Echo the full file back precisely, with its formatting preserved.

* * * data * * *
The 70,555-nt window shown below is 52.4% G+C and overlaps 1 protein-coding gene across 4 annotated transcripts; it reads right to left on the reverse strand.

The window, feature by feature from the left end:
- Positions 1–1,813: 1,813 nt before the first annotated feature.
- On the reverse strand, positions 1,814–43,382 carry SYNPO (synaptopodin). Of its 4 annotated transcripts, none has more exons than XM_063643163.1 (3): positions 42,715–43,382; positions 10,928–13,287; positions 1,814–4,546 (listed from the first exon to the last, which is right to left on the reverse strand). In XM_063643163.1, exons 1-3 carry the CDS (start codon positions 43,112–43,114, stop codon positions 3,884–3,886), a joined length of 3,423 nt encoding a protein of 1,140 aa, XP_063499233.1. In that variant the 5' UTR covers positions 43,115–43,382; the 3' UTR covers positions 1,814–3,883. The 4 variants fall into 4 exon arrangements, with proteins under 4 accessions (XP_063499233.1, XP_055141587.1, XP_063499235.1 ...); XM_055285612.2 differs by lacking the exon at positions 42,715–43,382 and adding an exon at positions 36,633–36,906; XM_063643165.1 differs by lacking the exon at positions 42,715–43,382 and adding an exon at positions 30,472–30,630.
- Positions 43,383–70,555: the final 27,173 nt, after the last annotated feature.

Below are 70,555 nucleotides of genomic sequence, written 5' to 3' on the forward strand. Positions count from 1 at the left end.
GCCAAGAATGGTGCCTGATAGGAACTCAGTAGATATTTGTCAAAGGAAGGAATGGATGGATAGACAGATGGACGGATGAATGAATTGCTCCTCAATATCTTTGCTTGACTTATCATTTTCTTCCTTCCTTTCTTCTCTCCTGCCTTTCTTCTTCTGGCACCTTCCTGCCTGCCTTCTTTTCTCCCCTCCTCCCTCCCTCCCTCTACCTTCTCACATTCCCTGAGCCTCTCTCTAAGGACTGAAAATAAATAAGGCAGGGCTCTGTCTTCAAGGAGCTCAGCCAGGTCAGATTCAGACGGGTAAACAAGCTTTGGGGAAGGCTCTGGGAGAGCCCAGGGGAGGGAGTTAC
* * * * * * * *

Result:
The 70,555-nt window shown below is 52.4% G+C and overlaps 1 protein-coding gene across 4 annotated transcripts; it reads right to left on the reverse strand.

The window, feature by feature from the left end:
- Positions 1–1,813: 1,813 nt before the first annotated feature.
- On the reverse strand, positions 1,814–43,382 carry SYNPO (synaptopodin). Of its 4 annotated transcripts, none has more exons than XM_063643163.1 (3): positions 42,715–43,382; positions 10,928–13,287; positions 1,814–4,546 (listed from the first exon to the last, which is right to left on the reverse strand). In XM_063643163.1, exons 1-3 carry the CDS (start codon positions 43,112–43,114, stop codon positions 3,884–3,886), a joined length of 3,423 nt encoding a protein of 1,140 aa, XP_063499233.1. In that variant the 5' UTR covers positions 43,115–43,382; the 3' UTR covers positions 1,814–3,883. The 4 variants fall into 4 exon arrangements, with proteins under 4 accessions (XP_063499233.1, XP_055141587.1, XP_063499235.1 ...); XM_055285612.2 differs by lacking the exon at positions 42,715–43,382 and adding an exon at positions 36,633–36,906; XM_063643165.1 differs by lacking the exon at positions 42,715–43,382 and adding an exon at positions 30,472–30,630.
- Positions 43,383–70,555: the final 27,173 nt, after the last annotated feature.

Below are 70,555 nucleotides of genomic sequence, written 5' to 3' on the forward strand. Positions count from 1 at the left end.
GCCAAGAATGGTGCCTGATAGGAACTCAGTAGATATTTGTCAAAGGAAGGAATGGATGGATAGACAGATGGACGGATGAATGAATTGCTCCTCAATATCTTTGCTTGACTTATCATTTTCTTCCTTCCTTTCTTCTCTCCTGCCTTTCTTCTTCTGGCACCTTCCTGCCTGCCTTCTTTTCTCCCCTCCTCCCTCCCTCCCTCTACCTTCTCACATTCCCTGAGCCTCTCTCTAAGGACTGAAAATAAATAAGGCAGGGCTCTGTCTTCAAGGAGCTCAGCCAGGTCAGATTCAGACGGGTAAACAAGCTTTGGGGAAGGCTCTGGGAGAGCCCAGGGGAGGGAGTTAC